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OCC Issues Final Rule on Insider Lending

WASHINGTON, DC — The Office of the Comptroller of the Currency (OCC) will issue a final regulation that governs how a national bank lends to its executive officers, directors, and principal shareholders. The rule in Monday's Federal Register is part of the OCC's ongoing regulatory review program to reduce unnecessary burden and costs for national banks.

The rule contains exemptions that have been adopted by the other federal financial institution regulatory agencies and are consistent with exemptions previously adopted by the OCC to its loans-to-one-borrower limits. These include exemptions for loans to executive officers that are secured by U.S. obligations, guaranteed by a federal agency, or secured by a segregated deposit account. Because these loans are well secured, safety and soundness considerations do not require limits on the loans, the OCC noted.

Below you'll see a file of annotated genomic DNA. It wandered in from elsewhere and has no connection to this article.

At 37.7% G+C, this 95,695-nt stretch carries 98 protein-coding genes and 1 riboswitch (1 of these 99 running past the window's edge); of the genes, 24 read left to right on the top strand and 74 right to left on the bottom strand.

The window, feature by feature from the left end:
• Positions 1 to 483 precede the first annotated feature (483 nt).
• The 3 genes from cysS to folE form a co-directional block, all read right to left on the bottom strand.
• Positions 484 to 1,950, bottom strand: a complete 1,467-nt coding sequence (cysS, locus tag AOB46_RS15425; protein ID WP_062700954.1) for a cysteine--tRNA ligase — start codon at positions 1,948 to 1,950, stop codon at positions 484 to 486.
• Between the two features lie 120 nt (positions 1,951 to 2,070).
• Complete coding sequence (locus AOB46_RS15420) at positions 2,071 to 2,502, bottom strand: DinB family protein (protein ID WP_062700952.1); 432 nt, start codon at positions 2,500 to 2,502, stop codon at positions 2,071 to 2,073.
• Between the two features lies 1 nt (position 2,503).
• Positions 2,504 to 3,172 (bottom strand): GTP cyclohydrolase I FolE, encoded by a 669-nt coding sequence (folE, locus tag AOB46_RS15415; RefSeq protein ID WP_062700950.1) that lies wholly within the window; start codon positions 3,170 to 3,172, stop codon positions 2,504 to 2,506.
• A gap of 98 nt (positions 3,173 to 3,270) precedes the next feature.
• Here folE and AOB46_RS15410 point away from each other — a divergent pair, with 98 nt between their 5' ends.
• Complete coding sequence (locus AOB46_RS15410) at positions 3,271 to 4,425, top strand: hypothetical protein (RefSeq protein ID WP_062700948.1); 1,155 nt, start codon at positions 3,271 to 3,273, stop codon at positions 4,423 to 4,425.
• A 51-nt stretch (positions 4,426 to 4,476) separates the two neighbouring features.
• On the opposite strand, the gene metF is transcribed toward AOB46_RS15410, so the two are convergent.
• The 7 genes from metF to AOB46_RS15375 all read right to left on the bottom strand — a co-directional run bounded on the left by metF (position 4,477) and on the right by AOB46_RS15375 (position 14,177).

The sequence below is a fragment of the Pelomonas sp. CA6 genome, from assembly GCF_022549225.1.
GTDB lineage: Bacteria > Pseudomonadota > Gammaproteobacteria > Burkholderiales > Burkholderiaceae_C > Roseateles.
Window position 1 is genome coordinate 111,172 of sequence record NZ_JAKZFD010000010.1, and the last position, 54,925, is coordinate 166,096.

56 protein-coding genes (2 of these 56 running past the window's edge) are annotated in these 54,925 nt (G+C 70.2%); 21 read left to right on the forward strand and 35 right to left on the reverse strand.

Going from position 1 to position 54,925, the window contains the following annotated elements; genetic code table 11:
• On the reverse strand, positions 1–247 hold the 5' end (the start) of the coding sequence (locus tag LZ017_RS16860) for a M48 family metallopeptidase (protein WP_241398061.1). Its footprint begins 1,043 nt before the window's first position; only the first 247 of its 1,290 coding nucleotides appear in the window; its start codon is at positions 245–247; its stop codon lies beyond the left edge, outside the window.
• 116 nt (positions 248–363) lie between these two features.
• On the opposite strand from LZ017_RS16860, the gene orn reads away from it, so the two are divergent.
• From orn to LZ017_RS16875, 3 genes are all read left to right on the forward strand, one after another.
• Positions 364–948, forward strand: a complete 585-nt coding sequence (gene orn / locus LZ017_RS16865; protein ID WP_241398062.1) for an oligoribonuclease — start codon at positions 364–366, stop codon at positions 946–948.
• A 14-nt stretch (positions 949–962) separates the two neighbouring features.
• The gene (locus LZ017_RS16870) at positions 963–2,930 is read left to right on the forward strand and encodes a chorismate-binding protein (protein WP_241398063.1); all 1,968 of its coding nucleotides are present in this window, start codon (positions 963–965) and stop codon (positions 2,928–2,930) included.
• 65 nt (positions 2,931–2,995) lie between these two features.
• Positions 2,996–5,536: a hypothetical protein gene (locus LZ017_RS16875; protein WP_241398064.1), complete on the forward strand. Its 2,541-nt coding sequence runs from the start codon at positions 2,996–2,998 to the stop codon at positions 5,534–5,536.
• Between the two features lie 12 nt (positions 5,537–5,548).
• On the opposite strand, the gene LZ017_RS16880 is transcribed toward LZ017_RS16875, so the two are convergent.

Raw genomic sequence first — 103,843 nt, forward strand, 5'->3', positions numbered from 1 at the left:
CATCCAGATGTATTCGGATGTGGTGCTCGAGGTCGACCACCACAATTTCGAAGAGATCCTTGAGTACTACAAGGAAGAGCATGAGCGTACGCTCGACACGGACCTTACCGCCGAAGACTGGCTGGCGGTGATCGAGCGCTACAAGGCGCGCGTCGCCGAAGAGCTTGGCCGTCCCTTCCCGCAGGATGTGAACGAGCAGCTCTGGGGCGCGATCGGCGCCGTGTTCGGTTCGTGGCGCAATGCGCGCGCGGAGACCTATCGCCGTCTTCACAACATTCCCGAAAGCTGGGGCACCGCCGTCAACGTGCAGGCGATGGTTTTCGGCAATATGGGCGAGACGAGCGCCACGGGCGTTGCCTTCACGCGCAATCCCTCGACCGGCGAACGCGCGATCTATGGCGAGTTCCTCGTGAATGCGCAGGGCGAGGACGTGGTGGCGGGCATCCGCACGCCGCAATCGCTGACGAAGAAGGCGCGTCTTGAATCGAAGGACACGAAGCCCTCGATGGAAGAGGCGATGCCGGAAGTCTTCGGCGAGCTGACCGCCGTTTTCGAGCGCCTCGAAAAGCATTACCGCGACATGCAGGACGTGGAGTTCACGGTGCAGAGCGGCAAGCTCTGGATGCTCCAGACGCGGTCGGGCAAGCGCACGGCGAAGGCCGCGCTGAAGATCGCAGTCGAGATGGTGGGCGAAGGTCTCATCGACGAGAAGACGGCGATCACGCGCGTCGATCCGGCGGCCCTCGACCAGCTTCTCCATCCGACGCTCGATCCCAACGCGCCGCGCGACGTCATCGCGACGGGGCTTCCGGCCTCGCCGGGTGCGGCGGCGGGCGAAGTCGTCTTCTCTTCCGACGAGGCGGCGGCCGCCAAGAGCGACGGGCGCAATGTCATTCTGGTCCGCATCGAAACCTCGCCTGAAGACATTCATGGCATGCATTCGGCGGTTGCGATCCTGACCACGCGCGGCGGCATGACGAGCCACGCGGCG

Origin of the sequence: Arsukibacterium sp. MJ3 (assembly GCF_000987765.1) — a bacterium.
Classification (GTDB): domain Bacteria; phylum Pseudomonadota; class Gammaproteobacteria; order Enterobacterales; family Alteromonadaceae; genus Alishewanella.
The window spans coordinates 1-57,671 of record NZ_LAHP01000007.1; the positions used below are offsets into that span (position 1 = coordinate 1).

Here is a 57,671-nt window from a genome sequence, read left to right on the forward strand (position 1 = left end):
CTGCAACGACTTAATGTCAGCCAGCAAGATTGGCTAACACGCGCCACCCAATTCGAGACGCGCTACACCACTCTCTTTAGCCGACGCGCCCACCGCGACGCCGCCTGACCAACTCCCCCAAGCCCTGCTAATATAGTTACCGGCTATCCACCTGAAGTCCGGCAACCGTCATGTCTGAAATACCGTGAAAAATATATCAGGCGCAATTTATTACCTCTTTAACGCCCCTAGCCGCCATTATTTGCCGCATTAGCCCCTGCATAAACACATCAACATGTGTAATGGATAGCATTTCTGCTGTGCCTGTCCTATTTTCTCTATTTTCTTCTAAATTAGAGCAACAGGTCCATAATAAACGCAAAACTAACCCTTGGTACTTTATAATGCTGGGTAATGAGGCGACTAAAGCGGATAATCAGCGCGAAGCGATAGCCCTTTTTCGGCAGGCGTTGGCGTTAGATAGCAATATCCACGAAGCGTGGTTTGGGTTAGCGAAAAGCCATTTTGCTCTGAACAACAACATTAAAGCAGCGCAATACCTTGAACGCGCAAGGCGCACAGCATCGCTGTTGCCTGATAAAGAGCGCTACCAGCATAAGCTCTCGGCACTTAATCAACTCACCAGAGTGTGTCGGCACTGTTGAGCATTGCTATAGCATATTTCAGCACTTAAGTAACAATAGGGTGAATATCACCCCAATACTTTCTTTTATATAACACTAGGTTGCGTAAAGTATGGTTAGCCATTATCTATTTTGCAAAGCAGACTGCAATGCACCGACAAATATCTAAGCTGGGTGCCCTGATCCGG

The final rule also incorporates the terms of the Federal Reserve Board's Regulation O into Part 31 and, as a result, eliminates from Part 31 a redundant restatement of rules. This change simplifies the OCC's rule and addresses several commenters' concerns about confusion arising from rules that are intended to be substantively identical but which had stylistic differences.

In addition, today's rule includes an appendix that provides extensive guidance on the differences between the insider lending rule and the loans-to-one-borrower rule. In response to commenters' requests, the guidance clarifies the differences between the two regulations' combination and attribution rules. The guidance also points out differences between the definitions of "extension of credit" and the exceptions contained in the two rules.  

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